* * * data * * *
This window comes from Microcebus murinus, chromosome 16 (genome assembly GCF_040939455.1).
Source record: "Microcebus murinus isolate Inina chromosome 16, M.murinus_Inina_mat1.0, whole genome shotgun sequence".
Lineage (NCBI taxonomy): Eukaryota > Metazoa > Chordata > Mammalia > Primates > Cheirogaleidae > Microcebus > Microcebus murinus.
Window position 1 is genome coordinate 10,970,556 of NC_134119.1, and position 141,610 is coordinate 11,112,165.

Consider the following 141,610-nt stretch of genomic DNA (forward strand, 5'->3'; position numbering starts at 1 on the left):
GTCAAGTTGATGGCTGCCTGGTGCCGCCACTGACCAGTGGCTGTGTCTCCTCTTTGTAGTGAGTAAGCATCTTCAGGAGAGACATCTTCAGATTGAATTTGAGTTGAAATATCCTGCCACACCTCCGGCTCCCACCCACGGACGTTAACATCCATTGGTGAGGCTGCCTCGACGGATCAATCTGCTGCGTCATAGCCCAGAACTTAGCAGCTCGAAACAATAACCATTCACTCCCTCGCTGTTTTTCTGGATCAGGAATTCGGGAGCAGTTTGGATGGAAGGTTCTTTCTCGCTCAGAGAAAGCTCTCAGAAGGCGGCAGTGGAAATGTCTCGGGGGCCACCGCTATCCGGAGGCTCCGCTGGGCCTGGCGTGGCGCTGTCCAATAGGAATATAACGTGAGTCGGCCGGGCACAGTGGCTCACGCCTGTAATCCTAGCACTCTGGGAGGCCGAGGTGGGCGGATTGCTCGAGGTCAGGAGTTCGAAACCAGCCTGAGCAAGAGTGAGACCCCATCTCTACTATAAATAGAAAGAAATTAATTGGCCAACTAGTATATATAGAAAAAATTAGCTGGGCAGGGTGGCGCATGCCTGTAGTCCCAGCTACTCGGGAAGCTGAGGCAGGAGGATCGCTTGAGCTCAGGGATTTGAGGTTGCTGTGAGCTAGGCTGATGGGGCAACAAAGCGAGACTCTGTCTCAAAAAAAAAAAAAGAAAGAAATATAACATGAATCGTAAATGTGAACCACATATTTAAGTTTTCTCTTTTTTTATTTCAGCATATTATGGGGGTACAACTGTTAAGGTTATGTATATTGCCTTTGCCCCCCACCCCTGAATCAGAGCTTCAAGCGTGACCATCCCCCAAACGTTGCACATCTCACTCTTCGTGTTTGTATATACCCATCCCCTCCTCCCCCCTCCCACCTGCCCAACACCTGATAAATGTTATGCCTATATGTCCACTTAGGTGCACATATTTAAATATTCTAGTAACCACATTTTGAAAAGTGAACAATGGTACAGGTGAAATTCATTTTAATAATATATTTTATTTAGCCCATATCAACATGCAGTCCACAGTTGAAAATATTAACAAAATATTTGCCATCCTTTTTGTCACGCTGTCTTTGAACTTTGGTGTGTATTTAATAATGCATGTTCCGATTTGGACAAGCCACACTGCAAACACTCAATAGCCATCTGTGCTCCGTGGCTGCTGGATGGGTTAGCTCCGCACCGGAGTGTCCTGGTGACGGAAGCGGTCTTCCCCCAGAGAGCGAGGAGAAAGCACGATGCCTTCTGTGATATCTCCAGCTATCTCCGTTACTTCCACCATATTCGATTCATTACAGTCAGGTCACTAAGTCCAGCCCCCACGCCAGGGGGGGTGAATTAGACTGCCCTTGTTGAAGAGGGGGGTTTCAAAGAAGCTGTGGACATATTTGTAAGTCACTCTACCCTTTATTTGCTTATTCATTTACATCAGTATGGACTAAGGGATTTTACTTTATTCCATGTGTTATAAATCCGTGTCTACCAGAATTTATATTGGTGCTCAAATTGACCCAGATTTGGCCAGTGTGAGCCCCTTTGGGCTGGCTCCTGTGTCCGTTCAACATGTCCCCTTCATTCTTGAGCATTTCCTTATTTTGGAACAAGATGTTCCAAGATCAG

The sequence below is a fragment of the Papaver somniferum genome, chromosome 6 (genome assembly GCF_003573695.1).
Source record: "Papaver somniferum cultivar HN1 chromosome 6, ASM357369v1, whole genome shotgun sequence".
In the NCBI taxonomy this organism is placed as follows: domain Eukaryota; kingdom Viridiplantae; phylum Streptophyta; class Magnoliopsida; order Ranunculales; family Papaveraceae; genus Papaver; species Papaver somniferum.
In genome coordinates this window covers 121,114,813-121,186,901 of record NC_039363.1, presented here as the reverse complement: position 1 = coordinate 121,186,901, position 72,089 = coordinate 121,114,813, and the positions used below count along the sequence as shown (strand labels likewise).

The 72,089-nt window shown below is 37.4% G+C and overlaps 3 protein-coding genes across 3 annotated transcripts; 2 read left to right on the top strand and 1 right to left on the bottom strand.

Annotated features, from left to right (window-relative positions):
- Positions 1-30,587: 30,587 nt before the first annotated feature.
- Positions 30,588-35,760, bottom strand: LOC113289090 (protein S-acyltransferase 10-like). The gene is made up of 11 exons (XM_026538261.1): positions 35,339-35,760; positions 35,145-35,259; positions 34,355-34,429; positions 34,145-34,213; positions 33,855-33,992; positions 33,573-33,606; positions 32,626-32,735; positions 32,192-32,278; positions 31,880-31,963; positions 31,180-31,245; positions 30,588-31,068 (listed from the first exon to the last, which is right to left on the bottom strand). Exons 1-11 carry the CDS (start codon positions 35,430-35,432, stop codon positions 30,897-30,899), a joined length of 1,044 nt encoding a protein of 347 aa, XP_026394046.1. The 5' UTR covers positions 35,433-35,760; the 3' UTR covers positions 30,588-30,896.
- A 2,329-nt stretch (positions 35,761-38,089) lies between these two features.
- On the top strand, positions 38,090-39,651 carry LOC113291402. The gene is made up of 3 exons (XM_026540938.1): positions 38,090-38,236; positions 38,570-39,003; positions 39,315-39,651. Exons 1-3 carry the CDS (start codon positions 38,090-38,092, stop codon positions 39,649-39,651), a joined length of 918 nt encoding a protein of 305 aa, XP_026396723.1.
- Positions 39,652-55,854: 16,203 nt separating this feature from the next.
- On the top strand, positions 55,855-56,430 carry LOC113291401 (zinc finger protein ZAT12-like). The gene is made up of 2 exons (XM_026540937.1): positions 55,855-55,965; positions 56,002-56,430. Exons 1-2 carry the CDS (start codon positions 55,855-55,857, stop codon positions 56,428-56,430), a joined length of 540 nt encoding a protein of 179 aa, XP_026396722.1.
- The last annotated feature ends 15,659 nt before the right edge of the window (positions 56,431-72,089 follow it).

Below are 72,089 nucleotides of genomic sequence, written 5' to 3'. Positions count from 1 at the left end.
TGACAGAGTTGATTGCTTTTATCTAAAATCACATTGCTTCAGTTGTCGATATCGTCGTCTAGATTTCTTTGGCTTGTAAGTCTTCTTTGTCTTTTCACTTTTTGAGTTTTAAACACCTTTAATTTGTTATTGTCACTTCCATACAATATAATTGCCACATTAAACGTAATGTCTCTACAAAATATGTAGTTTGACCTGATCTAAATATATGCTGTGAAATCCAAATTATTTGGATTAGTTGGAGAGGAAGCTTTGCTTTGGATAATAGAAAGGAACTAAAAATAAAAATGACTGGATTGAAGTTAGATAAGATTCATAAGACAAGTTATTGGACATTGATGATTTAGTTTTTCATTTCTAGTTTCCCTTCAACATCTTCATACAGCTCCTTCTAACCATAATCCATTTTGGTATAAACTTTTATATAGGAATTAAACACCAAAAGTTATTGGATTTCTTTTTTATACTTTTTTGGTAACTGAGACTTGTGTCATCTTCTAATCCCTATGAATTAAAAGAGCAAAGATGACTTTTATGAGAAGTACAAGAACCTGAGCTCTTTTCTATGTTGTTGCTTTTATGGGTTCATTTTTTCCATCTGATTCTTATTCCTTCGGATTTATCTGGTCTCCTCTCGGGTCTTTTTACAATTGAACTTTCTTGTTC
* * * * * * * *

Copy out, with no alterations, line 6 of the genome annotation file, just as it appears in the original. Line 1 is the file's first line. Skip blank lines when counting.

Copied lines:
GTCAAGTTGATGGCTGCCTGGTGCCGCCACTGACCAGTGGCTGTGTCTCCTCTTTGTAGTGAGTAAGCATCTTCAGGAGAGACATCTTCAGATTGAATTTGAGTTGAAATATCCTGCCACACCTCCGGCTCCCACCCACGGACGTTAACATCCATTGGTGAGGCTGCCTCGACGGATCAATCTGCTGCGTCATAGCCCAGAACTTAGCAGCTCGAAACAATAACCATTCACTCCCTCGCTGTTTTTCTGGATCAGGAATTCGGGAGCAGTTTGGATGGAAGGTTCTTTCTCGCTCAGAGAAAGCTCTCAGAAGGCGGCAGTGGAAATGTCTCGGGGGCCACCGCTATCCGGAGGCTCCGCTGGGCCTGGCGTGGCGCTGTCCAATAGGAATATAACGTGAGTCGGCCGGGCACAGTGGCTCACGCCTGTAATCCTAGCACTCTGGGAGGCCGAGGTGGGCGGATTGCTCGAGGTCAGGAGTTCGAAACCAGCCTGAGCAAGAGTGAGACCCCATCTCTACTATAAATAGAAAGAAATTAATTGGCCAACTAGTATATATAGAAAAAATTAGCTGGGCAGGGTGGCGCATGCCTGTAGTCCCAGCTACTCGGGAAGCTGAGGCAGGAGGATCGCTTGAGCTCAGGGATTTGAGGTTGCTGTGAGCTAGGCTGATGGGGCAACAAAGCGAGACTCTGTCTCAAAAAAAAAAAAAGAAAGAAATATAACATGAATCGTAAATGTGAACCACATATTTAAGTTTTCTCTTTTTTTATTTCAGCATATTATGGGGGTACAACTGTTAAGGTTATGTATATTGCCTTTGCCCCCCACCCCTGAATCAGAGCTTCAAGCGTGACCATCCCCCAAACGTTGCACATCTCACTCTTCGTGTTTGTATATACCCATCCCCTCCTCCCCCCTCCCACCTGCCCAACACCTGATAAATGTTATGCCTATATGTCCACTTAGGTGCACATATTTAAATATTCTAGTAACCACATTTTGAAAAGTGAACAATGGTACAGGTGAAATTCATTTTAATAATATATTTTATTTAGCCCATATCAACATGCAGTCCACAGTTGAAAATATTAACAAAATATTTGCCATCCTTTTTGTCACGCTGTCTTTGAACTTTGGTGTGTATTTAATAATGCATGTTCCGATTTGGACAAGCCACACTGCAAACACTCAATAGCCATCTGTGCTCCGTGGCTGCTGGATGGGTTAGCTCCGCACCGGAGTGTCCTGGTGACGGAAGCGGTCTTCCCCCAGAGAGCGAGGAGAAAGCACGATGCCTTCTGTGATATCTCCAGCTATCTCCGTTACTTCCACCATATTCGATTCATTACAGTCAGGTCACTAAGTCCAGCCCCCACGCCAGGGGGGGTGAATTAGACTGCCCTTGTTGAAGAGGGGGGTTTCAAAGAAGCTGTGGACATATTTGTAAGTCACTCTACCCTTTATTTGCTTATTCATTTACATCAGTATGGACTAAGGGATTTTACTTTATTCCATGTGTTATAAATCCGTGTCTACCAGAATTTATATTGGTGCTCAAATTGACCCAGATTTGGCCAGTGTGAGCCCCTTTGGGCTGGCTCCTGTGTCCGTTCAACATGTCCCCTTCATTCTTGAGCATTTCCTTATTTTGGAACAAGATGTTCCAAGATCAG